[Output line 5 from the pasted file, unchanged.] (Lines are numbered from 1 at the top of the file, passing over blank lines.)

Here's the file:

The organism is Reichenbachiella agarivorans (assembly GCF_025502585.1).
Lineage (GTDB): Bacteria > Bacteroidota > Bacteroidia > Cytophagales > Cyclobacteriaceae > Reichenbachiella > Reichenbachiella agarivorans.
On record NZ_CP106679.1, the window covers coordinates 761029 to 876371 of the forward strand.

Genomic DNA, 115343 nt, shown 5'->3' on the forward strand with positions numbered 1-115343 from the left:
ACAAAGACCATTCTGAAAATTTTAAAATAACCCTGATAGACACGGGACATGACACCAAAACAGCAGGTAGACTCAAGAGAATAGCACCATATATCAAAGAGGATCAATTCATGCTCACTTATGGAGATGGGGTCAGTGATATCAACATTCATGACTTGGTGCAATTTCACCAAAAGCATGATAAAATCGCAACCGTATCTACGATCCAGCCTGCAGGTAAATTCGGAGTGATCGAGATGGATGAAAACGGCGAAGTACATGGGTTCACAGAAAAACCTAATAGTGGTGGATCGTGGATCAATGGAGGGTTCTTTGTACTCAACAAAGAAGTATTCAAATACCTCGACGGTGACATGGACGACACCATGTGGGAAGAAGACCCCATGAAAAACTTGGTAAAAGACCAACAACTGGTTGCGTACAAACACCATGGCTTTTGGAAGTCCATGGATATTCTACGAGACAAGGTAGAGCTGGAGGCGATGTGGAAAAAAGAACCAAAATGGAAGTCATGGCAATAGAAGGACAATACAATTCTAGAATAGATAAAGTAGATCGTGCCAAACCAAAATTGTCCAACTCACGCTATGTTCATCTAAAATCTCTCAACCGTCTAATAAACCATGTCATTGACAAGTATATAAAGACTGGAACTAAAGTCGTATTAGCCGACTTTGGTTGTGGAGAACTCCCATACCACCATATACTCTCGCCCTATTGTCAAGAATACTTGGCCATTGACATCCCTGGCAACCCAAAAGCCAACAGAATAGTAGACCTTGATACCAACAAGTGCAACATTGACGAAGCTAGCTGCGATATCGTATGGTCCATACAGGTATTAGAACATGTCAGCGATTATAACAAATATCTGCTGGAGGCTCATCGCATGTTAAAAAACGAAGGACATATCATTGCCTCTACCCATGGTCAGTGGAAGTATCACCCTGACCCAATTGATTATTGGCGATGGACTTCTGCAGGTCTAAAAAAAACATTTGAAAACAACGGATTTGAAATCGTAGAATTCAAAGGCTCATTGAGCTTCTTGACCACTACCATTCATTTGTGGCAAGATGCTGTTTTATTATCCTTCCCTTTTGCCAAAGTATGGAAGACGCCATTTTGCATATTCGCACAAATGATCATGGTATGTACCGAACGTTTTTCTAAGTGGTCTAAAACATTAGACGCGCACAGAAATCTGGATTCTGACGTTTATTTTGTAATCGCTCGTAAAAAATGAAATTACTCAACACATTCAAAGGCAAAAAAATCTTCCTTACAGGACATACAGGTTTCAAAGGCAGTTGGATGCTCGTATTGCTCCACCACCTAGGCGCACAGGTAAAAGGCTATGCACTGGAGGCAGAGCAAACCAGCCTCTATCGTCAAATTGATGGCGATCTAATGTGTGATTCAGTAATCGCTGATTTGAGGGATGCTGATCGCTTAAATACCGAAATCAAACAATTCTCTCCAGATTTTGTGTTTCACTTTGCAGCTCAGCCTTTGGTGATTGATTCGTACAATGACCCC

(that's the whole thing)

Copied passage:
ACAAAGACCATTCTGAAAATTTTAAAATAACCCTGATAGACACGGGACATGACACCAAAACAGCAGGTAGACTCAAGAGAATAGCACCATATATCAAAGAGGATCAATTCATGCTCACTTATGGAGATGGGGTCAGTGATATCAACATTCATGACTTGGTGCAATTTCACCAAAAGCATGATAAAATCGCAACCGTATCTACGATCCAGCCTGCAGGTAAATTCGGAGTGATCGAGATGGATGAAAACGGCGAAGTACATGGGTTCACAGAAAAACCTAATAGTGGTGGATCGTGGATCAATGGAGGGTTCTTTGTACTCAACAAAGAAGTATTCAAATACCTCGACGGTGACATGGACGACACCATGTGGGAAGAAGACCCCATGAAAAACTTGGTAAAAGACCAACAACTGGTTGCGTACAAACACCATGGCTTTTGGAAGTCCATGGATATTCTACGAGACAAGGTAGAGCTGGAGGCGATGTGGAAAAAAGAACCAAAATGGAAGTCATGGCAATAGAAGGACAATACAATTCTAGAATAGATAAAGTAGATCGTGCCAAACCAAAATTGTCCAACTCACGCTATGTTCATCTAAAATCTCTCAACCGTCTAATAAACCATGTCATTGACAAGTATATAAAGACTGGAACTAAAGTCGTATTAGCCGACTTTGGTTGTGGAGAACTCCCATACCACCATATACTCTCGCCCTATTGTCAAGAATACTTGGCCATTGACATCCCTGGCAACCCAAAAGCCAACAGAATAGTAGACCTTGATACCAACAAGTGCAACATTGACGAAGCTAGCTGCGATATCGTATGGTCCATACAGGTATTAGAACATGTCAGCGATTATAACAAATATCTGCTGGAGGCTCATCGCATGTTAAAAAACGAAGGACATATCATTGCCTCTACCCATGGTCAGTGGAAGTATCACCCTGACCCAATTGATTATTGGCGATGGACTTCTGCAGGTCTAAAAAAAACATTTGAAAACAACGGATTTGAAATCGTAGAATTCAAAGGCTCATTGAGCTTCTTGACCACTACCATTCATTTGTGGCAAGATGCTGTTTTATTATCCTTCCCTTTTGCCAAAGTATGGAAGACGCCATTTTGCATATTCGCACAAATGATCATGGTATGTACCGAACGTTTTTCTAAGTGGTCTAAAACATTAGACGCGCACAGAAATCTGGATTCTGACGTTTATTTTGTAATCGCTCGTAAAAAATGAAATTACTCAACACATTCAAAGGCAAAAAAATCTTCCTTACAGGACATACAGGTTTCAAAGGCAGTTGGATGCTCGTATTGCTCCACCACCTAGGCGCACAGGTAAAAGGCTATGCACTGGAGGCAGAGCAAACCAGCCTCTATCGTCAAATTGATGGCGATCTAATGTGTGATTCAGTAATCGCTGATTTGAGGGATGCTGATCGCTTAAATACCGAAATCAAACAATTCTCTCCAGATTTTGTGTTTCACTTTGCAGCTCAGCCTTTGGTGATTGATTCGTACAATGACCCC